Stress-Strength Parameter Uncertainty Example
This example appears in the Life Data Analysis Reference book.
Assume that we are going to use stress-strength analysis to estimate the reliability of a component used in a vehicle. The stress is the usage mileage distribution and the strength is the miles-to-failure distribution of the component. The warranty is 1 year or 15,000 miles, whichever is earlier. The goal is to estimate the reliability of the component within the warranty period (1 year/15,000 miles).
The following table gives the data for the mileage distribution per year (stress):
|Stress: Usage Mileage Distribution|
The following table gives the data for the miles-to-failure distribution (strength):
|Strength: Failure Mileage Distribution|
First, estimate the stress and strength distributions using the given data. Enter the stress and strength data into two separate data sheets and analyze each data sheet using the lognormal distribution and MLE analysis method. The parameters of the stress distribution are estimated to be log-mean = 9.411844 and log-std = 0.098741.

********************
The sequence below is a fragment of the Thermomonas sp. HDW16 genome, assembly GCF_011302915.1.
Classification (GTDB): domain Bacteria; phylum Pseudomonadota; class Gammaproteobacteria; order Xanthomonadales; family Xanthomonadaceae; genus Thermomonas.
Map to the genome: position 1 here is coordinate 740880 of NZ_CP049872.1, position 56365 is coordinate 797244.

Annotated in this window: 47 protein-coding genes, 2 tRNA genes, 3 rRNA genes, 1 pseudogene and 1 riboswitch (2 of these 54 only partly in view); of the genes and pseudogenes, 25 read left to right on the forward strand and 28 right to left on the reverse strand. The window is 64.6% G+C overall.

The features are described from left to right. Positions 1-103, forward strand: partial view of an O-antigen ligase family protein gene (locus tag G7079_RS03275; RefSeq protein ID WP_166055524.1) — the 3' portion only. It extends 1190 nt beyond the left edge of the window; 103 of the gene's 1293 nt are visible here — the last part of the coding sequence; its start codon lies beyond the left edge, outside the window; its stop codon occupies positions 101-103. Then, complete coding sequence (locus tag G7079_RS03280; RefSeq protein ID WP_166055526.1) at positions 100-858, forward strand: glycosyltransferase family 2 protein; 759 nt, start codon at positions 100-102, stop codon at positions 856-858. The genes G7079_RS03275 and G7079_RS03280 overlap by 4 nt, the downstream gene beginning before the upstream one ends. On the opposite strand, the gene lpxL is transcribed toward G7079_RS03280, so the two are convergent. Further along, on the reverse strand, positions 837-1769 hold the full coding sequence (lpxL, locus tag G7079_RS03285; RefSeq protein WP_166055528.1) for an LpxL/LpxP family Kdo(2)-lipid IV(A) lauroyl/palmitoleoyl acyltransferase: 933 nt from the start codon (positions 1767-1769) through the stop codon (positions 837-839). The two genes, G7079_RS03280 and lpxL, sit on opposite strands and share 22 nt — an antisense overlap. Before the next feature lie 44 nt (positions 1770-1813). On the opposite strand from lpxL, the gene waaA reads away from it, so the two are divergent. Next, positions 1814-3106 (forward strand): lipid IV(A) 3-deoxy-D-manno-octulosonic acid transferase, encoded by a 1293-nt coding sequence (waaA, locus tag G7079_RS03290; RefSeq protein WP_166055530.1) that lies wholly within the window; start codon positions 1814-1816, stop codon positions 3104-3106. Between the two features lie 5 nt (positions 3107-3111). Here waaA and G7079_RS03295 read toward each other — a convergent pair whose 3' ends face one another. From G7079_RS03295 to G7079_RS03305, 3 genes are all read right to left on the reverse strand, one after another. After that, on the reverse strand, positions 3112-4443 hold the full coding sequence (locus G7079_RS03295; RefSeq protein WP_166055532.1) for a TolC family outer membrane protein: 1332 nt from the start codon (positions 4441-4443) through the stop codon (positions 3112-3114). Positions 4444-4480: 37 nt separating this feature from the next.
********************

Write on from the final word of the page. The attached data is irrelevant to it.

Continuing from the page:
The parameters of the strength distribution are estimated to be log-mean = 9.681503 and log-std = 0.083494.
Next, open the Stress-Strength tool and choose to compare the two data sheets. The following picture shows the pdf curves of the two data sets:
Since the warranty is 1 year/15,000 miles, all the vehicles with mileage larger than 15,000 should not be considered in the calculation. To do this, go to the Setup page of the control panel and select the Override auto-calculated limits check box. Set the value of the upper limit to 15,000 as shown next.
Recalculate the results. The estimated reliability for vehicles less than 15,000 miles per year is 98.84%. The associated confidence bounds are estimated from the variance of the distribution parameters. With larger samples for the stress and strength data, the width of the bounds will be narrower.